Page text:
China in quandary as India’s tough response at border torpedoes its plan
With grit and determination, India has responded to challenges thrown by China in the western sector of the border
The past couple of years have been exceptional years in Indian journey – with pounding pressure from an assertive China. India lost 20 soldiers guarding the borders at Galwan in the western sector of the border. India also lost nearly half a million people for a virus that spilled over from Wuhan in early 2020.
With grit and determination, India faced these twin challenges that China posed. Today, it can be said that India has been able to stand up and nearly weathered the storm. More needs to be done of course to protect its citizens and its sovereignty. Moreover, India needs to impose costs on China for indulging in aggression and encroachment and damage to its national security.
It is said that China’s gross domestic product ($16.9 trillion) is far higher than that of India’s (at about $3 trillion). China’s defence budget (of $nearly $300 billion) is several times higher than India’s (at around $70 billion). Also, Beijing’s estimated 1,000 nuclear warheads are nearly ten times that of India.
The natural corollary of the above asymmetry in power relations is that Beijing could easily impose costs on India. However, the ground reality is completely different. While China may have assumed superiority, it has to keep the ongoing conflict in the western borders below the threshold of open conflict and only engage in competition of comprehensive national power indicators and through “three warfares” (legal, media and psychological). For, China knows the costs on it are exorbitant in terms of soldiers, economy and to the ruling communist party itself.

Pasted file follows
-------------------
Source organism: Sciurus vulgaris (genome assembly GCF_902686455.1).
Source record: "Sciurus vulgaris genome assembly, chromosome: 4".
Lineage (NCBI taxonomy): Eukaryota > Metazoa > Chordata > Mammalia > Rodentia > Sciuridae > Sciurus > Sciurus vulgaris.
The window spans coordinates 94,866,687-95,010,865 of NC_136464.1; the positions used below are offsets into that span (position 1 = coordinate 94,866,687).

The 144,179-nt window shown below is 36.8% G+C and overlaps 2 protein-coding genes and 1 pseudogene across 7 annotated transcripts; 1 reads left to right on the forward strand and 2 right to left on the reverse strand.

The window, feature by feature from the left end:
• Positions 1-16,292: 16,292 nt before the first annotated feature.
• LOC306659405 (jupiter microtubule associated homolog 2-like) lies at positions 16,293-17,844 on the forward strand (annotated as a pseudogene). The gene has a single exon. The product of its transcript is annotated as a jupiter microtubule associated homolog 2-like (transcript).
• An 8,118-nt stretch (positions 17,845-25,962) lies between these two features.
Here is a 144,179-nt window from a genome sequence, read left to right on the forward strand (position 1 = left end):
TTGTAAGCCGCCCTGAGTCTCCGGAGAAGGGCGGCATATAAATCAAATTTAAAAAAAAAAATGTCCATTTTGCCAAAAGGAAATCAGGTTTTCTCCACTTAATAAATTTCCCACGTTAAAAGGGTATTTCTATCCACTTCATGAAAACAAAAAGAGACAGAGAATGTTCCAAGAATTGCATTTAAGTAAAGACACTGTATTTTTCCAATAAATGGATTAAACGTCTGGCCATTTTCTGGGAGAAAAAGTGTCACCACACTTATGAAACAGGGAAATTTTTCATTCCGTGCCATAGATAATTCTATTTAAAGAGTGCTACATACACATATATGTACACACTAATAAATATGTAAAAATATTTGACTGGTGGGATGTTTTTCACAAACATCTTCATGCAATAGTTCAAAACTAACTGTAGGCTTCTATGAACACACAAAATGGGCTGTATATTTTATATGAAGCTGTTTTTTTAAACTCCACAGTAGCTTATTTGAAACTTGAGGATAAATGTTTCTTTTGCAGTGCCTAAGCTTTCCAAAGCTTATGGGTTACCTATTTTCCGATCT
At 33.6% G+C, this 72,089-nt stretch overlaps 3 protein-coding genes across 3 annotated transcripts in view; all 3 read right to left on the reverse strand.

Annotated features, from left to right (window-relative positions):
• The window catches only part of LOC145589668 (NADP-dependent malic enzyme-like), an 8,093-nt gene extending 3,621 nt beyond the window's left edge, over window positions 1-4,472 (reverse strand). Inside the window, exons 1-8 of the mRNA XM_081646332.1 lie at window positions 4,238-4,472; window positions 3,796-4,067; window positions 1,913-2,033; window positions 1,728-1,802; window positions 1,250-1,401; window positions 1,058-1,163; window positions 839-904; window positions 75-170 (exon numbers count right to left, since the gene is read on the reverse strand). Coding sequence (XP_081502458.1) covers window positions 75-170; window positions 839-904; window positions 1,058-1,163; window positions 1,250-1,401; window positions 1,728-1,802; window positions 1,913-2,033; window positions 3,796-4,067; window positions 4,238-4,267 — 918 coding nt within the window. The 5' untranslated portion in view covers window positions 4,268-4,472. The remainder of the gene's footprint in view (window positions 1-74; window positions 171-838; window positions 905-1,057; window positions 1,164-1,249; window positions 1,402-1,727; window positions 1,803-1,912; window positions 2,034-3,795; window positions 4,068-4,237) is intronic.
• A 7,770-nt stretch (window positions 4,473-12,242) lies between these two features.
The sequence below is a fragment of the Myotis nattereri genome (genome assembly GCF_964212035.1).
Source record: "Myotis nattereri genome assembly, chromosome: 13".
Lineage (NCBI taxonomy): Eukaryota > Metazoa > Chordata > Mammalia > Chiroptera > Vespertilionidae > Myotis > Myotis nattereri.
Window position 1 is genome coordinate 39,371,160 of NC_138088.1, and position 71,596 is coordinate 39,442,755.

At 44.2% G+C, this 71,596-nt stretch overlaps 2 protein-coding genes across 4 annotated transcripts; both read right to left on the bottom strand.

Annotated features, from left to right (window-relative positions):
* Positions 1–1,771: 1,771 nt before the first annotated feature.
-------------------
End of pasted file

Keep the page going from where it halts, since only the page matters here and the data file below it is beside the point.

China deployed over 60,000 troops to cajole India in the Galwan skirmishes in June 2020 and aftermath. India not only mobilised over 90,000 troops in the western sector but also over 50,000 additional troops in the rest of the Line of Actual Control (LAC) areas. The mountain terrain and warfare preparations suited India well.
Numbers are not only the biggest constraint for any cakewalk for China. India mobilised military equipment in tanks, armoured personnel carriers, multiple rocket launchers, missiles, fighter aircraft (including the newly inducted Rafales), transports, helicopters and others. India also stocked up food and ammunition for a protracted contest with China.
With no border advancement possible, nor any prospect of successful military outcomes, China had reluctantly agreed to “disengagement and de-escalation” process both at the September 2020 Moscow meeting as well as at February 10, 2021 defence ministerial announcements. Like other border talks, China’s penchant for endless negotiations is being implemented. While it stalled this process on the ground, however, Beijing found it difficult to resolve the issue on its terms with “peacetime” casualties among its ranks mounting.
Given its inability to force India in the past two years, China began propaganda war and psychological warfare ranging from sermons to India to follow “strategic autonomy’ and move away from the United States to advertising its military modernisation in Tibet and Xinjiang. There are few takers for such Chinese propaganda in India, except for a few “fellow travellers”.